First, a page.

At the summit overrlooking the whole land- scape for nearly twenty-five miles in all directions, stands the Mormon temlpe, the largest structure in any of the Western states. When Completed it is assumed that the entire cost will not vary much from four hundred thousand dollars. Noth-ing can be more original in architecture—each of its huge pilasters rests upon a block of stone, bearing in relief on its face the profile of a new moon, represented with a nose, and mouth, as sometimes seen in almanacs. On the top not far from fifty feet high, is an ideal representation of the rising sun, which is a monstrous prominent stone face, the features of which are colossal and singularly expressive. Still higher are two enor-mously large hands grasping two trumpets, cros-sed. These all stand out on the stone boldly.
Their finish is admirable and as complete as any of the the best specimens of chiseling on the Girard College at Philadelphia. The interior is to be one vast apartment, about 128 feet by 80, simply subdivided by three great veils, or rich crimson drapery, suspended from the ceiling overhead. Neither pews, stools, cushions or chairs are to encumber the holy edifice. In the basement is the font of baptism—which, when completed according to the design, will be a pret-ty exact imitation of the brazen laver in Solo-mon's temple.
The tank is perhaps eight feet square, resting: on the backs of twelve carved oxen. They are of noble dimensions, with large spreading horns, represented to be standing in water halfway up to their knees. The execution of the twelve ox-en evinces a degree of ingenuity, skill and perse-verance that would redound to the reputation of an artist in any community. When they are finally gilded, as intended, and the laver is made to resemble cast brass, together with the finish-ing up of the place in which this unique appara-tus of the church is lodged—as a whole, that part of the temple will be one of the most strik-ing artificial curiosities in this country.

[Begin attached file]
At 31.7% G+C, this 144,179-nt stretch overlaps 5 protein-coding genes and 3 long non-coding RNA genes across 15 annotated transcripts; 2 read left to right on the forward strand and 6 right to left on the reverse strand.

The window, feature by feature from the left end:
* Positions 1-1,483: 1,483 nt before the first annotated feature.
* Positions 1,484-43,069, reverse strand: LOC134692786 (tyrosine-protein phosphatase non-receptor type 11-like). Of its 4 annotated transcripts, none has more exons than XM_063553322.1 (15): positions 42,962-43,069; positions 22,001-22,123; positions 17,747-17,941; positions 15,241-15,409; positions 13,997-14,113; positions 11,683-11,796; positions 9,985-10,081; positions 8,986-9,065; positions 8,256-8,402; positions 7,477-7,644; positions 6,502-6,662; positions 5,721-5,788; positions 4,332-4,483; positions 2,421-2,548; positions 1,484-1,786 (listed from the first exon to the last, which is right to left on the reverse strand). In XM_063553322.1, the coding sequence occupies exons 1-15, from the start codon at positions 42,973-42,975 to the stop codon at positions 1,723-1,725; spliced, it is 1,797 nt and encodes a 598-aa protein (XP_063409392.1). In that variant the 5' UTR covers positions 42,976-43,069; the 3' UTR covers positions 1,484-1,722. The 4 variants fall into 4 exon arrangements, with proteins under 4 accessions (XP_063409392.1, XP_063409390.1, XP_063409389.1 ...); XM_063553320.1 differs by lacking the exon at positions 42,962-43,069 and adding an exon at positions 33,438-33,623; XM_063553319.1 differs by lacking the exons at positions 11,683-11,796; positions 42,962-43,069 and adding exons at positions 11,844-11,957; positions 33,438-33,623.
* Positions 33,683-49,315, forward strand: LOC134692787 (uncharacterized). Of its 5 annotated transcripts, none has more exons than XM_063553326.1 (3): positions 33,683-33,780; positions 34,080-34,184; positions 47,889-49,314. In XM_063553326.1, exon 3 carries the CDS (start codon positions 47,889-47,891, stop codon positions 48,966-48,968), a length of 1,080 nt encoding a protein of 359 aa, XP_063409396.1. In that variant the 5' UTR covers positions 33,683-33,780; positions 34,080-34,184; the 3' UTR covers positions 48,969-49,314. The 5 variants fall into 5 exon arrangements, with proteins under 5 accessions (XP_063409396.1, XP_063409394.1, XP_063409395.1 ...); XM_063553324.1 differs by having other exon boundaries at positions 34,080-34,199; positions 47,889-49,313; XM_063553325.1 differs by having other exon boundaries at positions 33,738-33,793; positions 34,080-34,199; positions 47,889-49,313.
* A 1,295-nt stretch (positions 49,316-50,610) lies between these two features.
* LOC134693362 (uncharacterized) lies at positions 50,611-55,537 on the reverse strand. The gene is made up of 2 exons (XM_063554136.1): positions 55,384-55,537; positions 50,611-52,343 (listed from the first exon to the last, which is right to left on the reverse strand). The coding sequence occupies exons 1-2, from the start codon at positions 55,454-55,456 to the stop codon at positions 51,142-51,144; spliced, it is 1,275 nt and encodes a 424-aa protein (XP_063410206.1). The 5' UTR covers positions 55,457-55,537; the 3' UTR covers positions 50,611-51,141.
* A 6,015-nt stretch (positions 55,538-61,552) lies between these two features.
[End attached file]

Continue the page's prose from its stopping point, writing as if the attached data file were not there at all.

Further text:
When the officiating priests in their long robes of office lead on a solemn procession of worshippers through the sombre avenues of the basement story, chanting as they go, the effect must be exceedingly imposing to those who may deplore the infatuation of a whole city of Mor-mon devotees.
Although estimated to cost so large a sum, the walls of the temple are gradually rising from day to day by the concurrent unceasing labor of vol-untary laborers. Every brother gives one day in ten to the undertaking. Thus there are always as many hands employed as can be conveniently on the work at the same time. The architect and different master workmen are constantly at hand to direct the operations. Each day, there-fore, ushers in a new set of operatives.
Some fine brick buldings are already raised on the different streets, and stores are continu-ally going up. Even were the Mormons to aban-don the city, as it is asserted that they will, some-body will own the property—and a city it is, and a city it will continue to be, of importance, un-connected with the false religious tenets of its in-habitants. But the Mormons will never leave Nauvoo. Its associations are hallowed in their excited imaginations, they would rolenquish life as soon as they would voluntarily, en masse, leave their glorious habitation, which to them is the gate of heaven.—Boston Transcript.